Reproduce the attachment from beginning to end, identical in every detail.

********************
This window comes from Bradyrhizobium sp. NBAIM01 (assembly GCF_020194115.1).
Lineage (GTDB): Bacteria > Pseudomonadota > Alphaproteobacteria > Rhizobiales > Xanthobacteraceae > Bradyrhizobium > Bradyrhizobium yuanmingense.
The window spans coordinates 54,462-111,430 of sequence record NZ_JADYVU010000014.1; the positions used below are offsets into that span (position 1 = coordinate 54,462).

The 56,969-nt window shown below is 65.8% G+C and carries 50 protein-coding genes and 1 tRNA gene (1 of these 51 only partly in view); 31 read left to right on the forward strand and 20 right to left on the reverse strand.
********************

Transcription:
This window comes from Bradyrhizobium sp. NBAIM01 (assembly GCF_020194115.1).
Lineage (GTDB): Bacteria > Pseudomonadota > Alphaproteobacteria > Rhizobiales > Xanthobacteraceae > Bradyrhizobium > Bradyrhizobium yuanmingense.
The window spans coordinates 54,462-111,430 of sequence record NZ_JADYVU010000014.1; the positions used below are offsets into that span (position 1 = coordinate 54,462).

The 56,969-nt window shown below is 65.8% G+C and carries 50 protein-coding genes and 1 tRNA gene (1 of these 51 only partly in view); 31 read left to right on the forward strand and 20 right to left on the reverse strand.